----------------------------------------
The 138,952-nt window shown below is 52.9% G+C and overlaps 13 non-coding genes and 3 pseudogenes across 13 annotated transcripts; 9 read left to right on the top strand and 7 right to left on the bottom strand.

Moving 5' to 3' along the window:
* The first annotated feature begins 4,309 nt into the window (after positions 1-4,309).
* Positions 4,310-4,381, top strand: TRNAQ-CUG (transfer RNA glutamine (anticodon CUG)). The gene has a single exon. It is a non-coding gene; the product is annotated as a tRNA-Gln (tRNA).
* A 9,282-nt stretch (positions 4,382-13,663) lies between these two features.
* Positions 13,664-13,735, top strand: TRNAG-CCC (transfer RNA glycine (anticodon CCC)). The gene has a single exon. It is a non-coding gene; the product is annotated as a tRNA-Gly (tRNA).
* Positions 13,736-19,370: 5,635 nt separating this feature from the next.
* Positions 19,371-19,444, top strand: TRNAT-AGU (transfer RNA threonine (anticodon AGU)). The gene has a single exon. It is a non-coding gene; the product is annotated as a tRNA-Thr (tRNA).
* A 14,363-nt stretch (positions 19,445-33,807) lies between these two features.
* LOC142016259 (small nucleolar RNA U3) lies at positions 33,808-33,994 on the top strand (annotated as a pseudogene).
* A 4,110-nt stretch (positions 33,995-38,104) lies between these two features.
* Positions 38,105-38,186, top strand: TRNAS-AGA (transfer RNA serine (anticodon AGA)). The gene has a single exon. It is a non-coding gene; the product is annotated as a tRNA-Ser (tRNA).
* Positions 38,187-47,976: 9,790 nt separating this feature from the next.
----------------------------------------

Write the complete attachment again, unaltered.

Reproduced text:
The 138,952-nt window shown below is 52.9% G+C and overlaps 13 non-coding genes and 3 pseudogenes across 13 annotated transcripts; 9 read left to right on the top strand and 7 right to left on the bottom strand.

Moving 5' to 3' along the window:
* The first annotated feature begins 4,309 nt into the window (after positions 1-4,309).
* Positions 4,310-4,381, top strand: TRNAQ-CUG (transfer RNA glutamine (anticodon CUG)). The gene has a single exon. It is a non-coding gene; the product is annotated as a tRNA-Gln (tRNA).
* A 9,282-nt stretch (positions 4,382-13,663) lies between these two features.
* Positions 13,664-13,735, top strand: TRNAG-CCC (transfer RNA glycine (anticodon CCC)). The gene has a single exon. It is a non-coding gene; the product is annotated as a tRNA-Gly (tRNA).
* Positions 13,736-19,370: 5,635 nt separating this feature from the next.
* Positions 19,371-19,444, top strand: TRNAT-AGU (transfer RNA threonine (anticodon AGU)). The gene has a single exon. It is a non-coding gene; the product is annotated as a tRNA-Thr (tRNA).
* A 14,363-nt stretch (positions 19,445-33,807) lies between these two features.
* LOC142016259 (small nucleolar RNA U3) lies at positions 33,808-33,994 on the top strand (annotated as a pseudogene).
* A 4,110-nt stretch (positions 33,995-38,104) lies between these two features.
* Positions 38,105-38,186, top strand: TRNAS-AGA (transfer RNA serine (anticodon AGA)). The gene has a single exon. It is a non-coding gene; the product is annotated as a tRNA-Ser (tRNA).
* Positions 38,187-47,976: 9,790 nt separating this feature from the next.